Switch back to WCC classic look

WorkCompCentral – Workers' Compensation Education, Courses, News and Information

Call or email us anytime
(805) 484-0333
Search Guide
Today is Sunday, August 02, 2015 -

Columns

Illinois: Expensive State for Workers' Comp?

  • State: Illinois
I was reading over the Illinois abstract on workers' comp from the Workers' Compensation Research Institute. Even though there was a supposed reform in Illinois over the last few years, the Workers Comp costs has remained high.  A quote from the press release:

"WCRI found that the 2006 price regulations had a short-term impact on the trend on medical payments per workers’ compensation claim. Medical payments per claim grew 2% from 2005 to 2006, following the direct impact of the new fee schedules. However, medical payments per claim increased an average of 9% per year after 2006. This was similar to the growth prior to the introduction of the 2006 fee schedule, which limited growth rates in the fee schedule rates to changes in the general consumer price index or CPI. The main driver of this post-reform growth was related to hospital inpatient and outpatient payments per claim."

A medical cost growth rate of  9% annually is not staggering when compared to California.  Illinois and California are both post-reform for Workers Comp.  I decided to look further into why there was such a sharp increase in medical benefits.

As I have posted very often, the way that workers' comp tabulations affect the experience modifications is as a very delayed system.  In other words, patience is a virtue as in the case of Illinois. According to the National Council on Compensation Insurance, Illinois' medical severity is actually decreasing since 2008.

The average medical cost for a claim in Illinois was approximately $4,000 more per claim than the countrywide average. This has been reduced to $0 in 2010 when compared to 2008. I am pointing this out as many companies want a risk manager or safety department to show immediate results. It just does not work that way.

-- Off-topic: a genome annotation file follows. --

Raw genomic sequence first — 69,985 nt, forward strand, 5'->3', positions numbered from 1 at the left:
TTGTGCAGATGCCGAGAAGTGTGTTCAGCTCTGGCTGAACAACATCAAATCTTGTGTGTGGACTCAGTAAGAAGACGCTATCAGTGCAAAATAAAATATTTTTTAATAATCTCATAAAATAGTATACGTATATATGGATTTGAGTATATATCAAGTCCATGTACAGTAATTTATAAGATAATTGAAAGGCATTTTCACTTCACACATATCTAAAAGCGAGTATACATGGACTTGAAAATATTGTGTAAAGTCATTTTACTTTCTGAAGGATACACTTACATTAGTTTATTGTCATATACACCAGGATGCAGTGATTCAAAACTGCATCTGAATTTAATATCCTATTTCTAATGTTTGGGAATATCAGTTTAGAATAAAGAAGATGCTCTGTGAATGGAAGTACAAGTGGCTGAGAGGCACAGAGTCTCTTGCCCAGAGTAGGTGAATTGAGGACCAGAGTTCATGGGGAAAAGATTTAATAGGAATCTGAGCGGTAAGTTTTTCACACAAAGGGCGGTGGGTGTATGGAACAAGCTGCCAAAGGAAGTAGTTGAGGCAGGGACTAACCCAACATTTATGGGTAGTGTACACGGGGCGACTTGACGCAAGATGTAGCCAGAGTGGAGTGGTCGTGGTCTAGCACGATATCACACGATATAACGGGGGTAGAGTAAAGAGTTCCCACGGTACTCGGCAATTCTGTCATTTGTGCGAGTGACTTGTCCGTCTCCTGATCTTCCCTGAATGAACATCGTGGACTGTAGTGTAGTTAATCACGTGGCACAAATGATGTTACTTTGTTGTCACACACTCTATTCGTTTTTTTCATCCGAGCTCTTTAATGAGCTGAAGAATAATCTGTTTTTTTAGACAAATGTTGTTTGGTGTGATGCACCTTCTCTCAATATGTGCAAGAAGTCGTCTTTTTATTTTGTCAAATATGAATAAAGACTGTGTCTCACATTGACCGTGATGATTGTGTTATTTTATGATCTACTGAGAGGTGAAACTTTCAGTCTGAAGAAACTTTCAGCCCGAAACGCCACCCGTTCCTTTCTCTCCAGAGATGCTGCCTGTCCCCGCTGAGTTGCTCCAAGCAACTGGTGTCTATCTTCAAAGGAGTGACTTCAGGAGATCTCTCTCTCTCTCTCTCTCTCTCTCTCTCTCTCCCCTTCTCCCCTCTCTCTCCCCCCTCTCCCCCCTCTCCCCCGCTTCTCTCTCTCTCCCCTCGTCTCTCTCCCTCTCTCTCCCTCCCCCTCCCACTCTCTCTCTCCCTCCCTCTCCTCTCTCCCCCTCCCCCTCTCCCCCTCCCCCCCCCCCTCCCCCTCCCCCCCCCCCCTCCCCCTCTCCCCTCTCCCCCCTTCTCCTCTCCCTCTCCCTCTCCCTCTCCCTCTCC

The bottom line is the medical rates did grow in Illinois at 9%. They were growing steadily nationwide. The reforms are showing four years later as medical costs are decreasing. This is the same cycle as the experience modification for workers' compensation premiums.

James J. Moore is owner of J&L Risk Management Consultants in Raleigh, N.C. This column was reprinted with his permission from his Cut Comp Costs blog.



No Comments

Log in to post a comment

Close




Do not post libelous remarks. You are solely responsible for the postings you input. By posting here you agree to hold harmless and indemnify WorkCompCentral for any damages and actions your post may cause.

Opioids Special Report

Read a special report, "We're beating back opioids — now what?" written by Peter Rousmaniere, in cooperation with CompPharma.

The workers' compensation industry is at a turning point in treating chronic pain — the greatest injury response challenge of the industry since insurers first learned to manage exclusive remedy claims in the 1910s.

Download the Report!

Join us on July 28th for a FREE webinar discussing this special report. Register now!

Upcoming Events

  • Aug 7, 2015

    AWCP - CAAA Infiltrated: Their

    Have you ever wondered what they talk about at the CAAA Conventions? This mini conference covers …

  • Aug 18, 2015

    Medical Marijuana and Workers'

    This presentation will provide insight into what marijuana is, how it is used for medicinal purpos …

  • Aug 20, 2015

    NV Workers' Comp Conference

    Experts in a wide range of workers' compensation areas, including representatives from the Nevada …

  • Aug 23-26, 2015

    FWCI 70th Annual Conference an

    This year’s program offers creative and innovative speakers from throughout the United States. T …